The initial effects of a sustained glenohumeral postero-lateral glide during elevation on shoulder muscle activity: A repeated measures study on asymptomatic shoulders

Ribeiro, Daniel Cury, Castro, Marcelo Peduzzi, Sole, Gisela and Vicenzino, Bill (2016) The initial effects of a sustained glenohumeral postero-lateral glide during elevation on shoulder muscle activity: A repeated measures study on asymptomatic shoulders. Manual Therapy, 22 101-108. doi:10.1016/j.math.2015.10.014

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Author Ribeiro, Daniel Cury
Castro, Marcelo Peduzzi
Sole, Gisela
Vicenzino, Bill
Title The initial effects of a sustained glenohumeral postero-lateral glide during elevation on shoulder muscle activity: A repeated measures study on asymptomatic shoulders
Journal name Manual Therapy   Check publisher's open access policy
ISSN 1532-2769
1356-689X
Publication date 2016-04-01
Year available 2015
Sub-type Article (original research)
DOI 10.1016/j.math.2015.10.014
Open Access Status File (Author Post-print)
Volume 22
Start page 101
End page 108
Total pages 8
Place of publication London, United Kingdom
Publisher Churchill Livingstone
Language eng
Subject 3612 Physical Therapy, Sports Therapy and Rehabilitation
Abstract Background: Manual therapy enhances pain-free range of motion and reduces pain levels, but its effect on shoulder muscle activity is unclear. This study aimed to assess the effects of a sustained glenohumeral postero-lateral glide during elevation on shoulder muscle activity. Methods: Thirty asymptomatic individuals participated in a repeated measures study of the electromyographic activity of the supraspinatus, infraspinatus, posterior deltoid, and middle deltoid. Participants performed four sets of 10 repetitions of shoulder scaption and abduction with and without a glide of the glenohumeral joint. Repeated-measures multivariate analysis of variance (MANOVA) was used to assess the effects of movement direction (scaption and abduction), and condition (with and without glide) (within-subject factors) on activity level of each muscle (dependent variables). Significant MANOVAs were followed-up with repeated-measures one-way analysis of variance. Results: During shoulder scaption with glide, the supraspinatus showed a reduction of 4.1% maximal isometric voluntary contraction (MVIC) (95% CI 2.4, 5.8); and infraspinatus 1.3% MVIC (95% CI 0.5, 2.1). During shoulder abduction with a glide, supraspinatus presented a reduction of 2.5% MVIC (95% CI 1.1, 4.0), infraspinatus 2.1% MVIC (95% CI 1.0, 3.2), middle deltoid 2.2% MVIC (95% CI = 0.4, 4.1), posterior deltoid 2.1% MVIC (95% CI 1.3, 2.8). Conclusions: In asymptomatic individuals, sustained glide reduced shoulder muscle activity compared to control conditions. This might be useful in enhancing shoulder movement in clinical populations. Reductions in muscle activity might result from altered joint mechanics, including simply helping to lift the arm, and/or through changing afferent sensory input about the shoulder.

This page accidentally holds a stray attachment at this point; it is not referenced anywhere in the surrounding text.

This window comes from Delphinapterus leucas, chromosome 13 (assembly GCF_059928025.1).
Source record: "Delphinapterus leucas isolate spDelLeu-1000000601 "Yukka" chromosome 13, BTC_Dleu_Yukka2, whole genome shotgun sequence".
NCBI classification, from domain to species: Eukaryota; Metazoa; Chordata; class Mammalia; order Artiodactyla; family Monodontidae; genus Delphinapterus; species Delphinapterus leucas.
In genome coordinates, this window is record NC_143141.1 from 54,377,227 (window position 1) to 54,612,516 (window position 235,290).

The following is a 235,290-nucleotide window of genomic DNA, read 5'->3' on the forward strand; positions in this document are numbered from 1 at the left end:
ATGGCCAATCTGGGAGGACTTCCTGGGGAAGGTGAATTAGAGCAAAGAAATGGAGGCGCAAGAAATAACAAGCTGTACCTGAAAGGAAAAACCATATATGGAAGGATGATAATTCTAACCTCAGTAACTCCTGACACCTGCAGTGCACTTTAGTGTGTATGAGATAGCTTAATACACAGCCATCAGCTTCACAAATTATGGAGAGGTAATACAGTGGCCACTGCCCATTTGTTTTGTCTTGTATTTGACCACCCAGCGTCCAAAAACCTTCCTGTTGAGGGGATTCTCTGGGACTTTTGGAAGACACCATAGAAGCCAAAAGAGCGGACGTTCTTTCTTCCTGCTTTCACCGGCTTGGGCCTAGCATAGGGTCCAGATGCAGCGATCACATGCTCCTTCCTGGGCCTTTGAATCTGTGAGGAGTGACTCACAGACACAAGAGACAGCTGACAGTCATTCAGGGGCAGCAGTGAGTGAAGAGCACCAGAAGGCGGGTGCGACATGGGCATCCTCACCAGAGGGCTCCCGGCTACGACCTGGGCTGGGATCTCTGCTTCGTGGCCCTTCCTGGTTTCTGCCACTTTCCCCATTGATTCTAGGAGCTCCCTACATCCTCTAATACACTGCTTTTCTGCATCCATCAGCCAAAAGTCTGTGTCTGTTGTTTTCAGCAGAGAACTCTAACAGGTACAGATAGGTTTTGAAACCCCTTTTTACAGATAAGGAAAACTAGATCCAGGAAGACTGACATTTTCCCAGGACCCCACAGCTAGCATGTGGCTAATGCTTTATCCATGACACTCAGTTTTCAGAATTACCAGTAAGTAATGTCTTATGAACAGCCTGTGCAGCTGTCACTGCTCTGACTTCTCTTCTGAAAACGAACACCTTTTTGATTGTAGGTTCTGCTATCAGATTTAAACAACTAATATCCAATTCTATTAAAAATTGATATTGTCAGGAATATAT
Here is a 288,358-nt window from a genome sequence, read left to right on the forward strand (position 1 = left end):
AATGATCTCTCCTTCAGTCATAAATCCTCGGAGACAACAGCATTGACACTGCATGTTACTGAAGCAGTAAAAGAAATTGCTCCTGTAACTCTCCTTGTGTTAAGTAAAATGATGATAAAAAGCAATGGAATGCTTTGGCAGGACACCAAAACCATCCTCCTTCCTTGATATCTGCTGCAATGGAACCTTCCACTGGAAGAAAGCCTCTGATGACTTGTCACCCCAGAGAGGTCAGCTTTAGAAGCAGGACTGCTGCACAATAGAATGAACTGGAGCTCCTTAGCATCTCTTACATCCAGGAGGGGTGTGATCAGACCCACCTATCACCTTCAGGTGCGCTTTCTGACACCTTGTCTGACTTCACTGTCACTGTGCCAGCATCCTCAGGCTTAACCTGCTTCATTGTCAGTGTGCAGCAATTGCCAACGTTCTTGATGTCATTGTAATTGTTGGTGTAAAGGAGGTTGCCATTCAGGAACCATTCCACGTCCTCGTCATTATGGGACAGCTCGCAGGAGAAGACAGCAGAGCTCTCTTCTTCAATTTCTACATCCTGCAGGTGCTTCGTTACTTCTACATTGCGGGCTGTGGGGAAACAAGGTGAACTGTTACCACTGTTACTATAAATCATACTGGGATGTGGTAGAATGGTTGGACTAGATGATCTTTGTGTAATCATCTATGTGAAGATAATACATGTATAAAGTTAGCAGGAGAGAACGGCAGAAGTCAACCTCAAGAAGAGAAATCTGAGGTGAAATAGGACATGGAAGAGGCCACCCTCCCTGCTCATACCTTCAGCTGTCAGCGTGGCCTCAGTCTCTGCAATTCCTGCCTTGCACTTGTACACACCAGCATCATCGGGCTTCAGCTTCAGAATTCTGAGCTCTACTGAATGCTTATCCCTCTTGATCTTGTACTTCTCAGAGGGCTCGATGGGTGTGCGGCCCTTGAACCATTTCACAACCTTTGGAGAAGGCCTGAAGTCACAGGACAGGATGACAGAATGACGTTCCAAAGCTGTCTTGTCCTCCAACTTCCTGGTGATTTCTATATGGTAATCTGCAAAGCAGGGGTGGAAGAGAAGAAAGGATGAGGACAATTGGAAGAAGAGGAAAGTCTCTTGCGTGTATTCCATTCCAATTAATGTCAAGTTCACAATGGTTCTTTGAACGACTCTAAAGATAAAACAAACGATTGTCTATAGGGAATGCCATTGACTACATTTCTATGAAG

Formatted abstract
Background

Manual therapy enhances pain-free range of motion and reduces pain levels, but its effect on shoulder muscle activity is unclear. This study aimed to assess the effects of a sustained glenohumeral postero-lateral glide during elevation on shoulder muscle activity.

Methods


Thirty asymptomatic individuals participated in a repeated measures study of the electromyographic activity of the supraspinatus, infraspinatus, posterior deltoid, and middle deltoid. Participants performed four sets of 10 repetitions of shoulder scaption and abduction with and without a glide of the glenohumeral joint. Repeated-measures multivariate analysis of variance (MANOVA) was used to assess the effects of movement direction (scaption and abduction), and condition (with and without glide) (within-subject factors) on activity level of each muscle (dependent variables). Significant MANOVAs were followed-up with repeated-measures one-way analysis of variance.

Results

During shoulder scaption with glide, the supraspinatus showed a reduction of 4.1% maximal isometric voluntary contraction (MVIC) (95% CI 2.4, 5.8); and infraspinatus 1.3% MVIC (95% CI 0.5, 2.1). During shoulder abduction with a glide, supraspinatus presented a reduction of 2.5% MVIC (95% CI 1.1, 4.0), infraspinatus 2.1% MVIC (95% CI 1.0, 3.2), middle deltoid 2.2% MVIC (95% CI = 0.4, 4.1), posterior deltoid 2.1% MVIC (95% CI 1.3, 2.8).

Conclusions

In asymptomatic individuals, sustained glide reduced shoulder muscle activity compared to control conditions. This might be useful in enhancing shoulder movement in clinical populations. Reductions in muscle activity might result from altered joint mechanics, including simply helping to lift the arm, and/or through changing afferent sensory input about the shoulder.
Keyword Shoulder
Manual therapies
Electromyography
Musculoskeletal
Q-Index Code C1
Q-Index Status Provisional Code
Institutional Status UQ

Document type: Journal Article
Sub-type: Article (original research)
Collections: Official 2016 Collection
School of Health and Rehabilitation Sciences Publications
 
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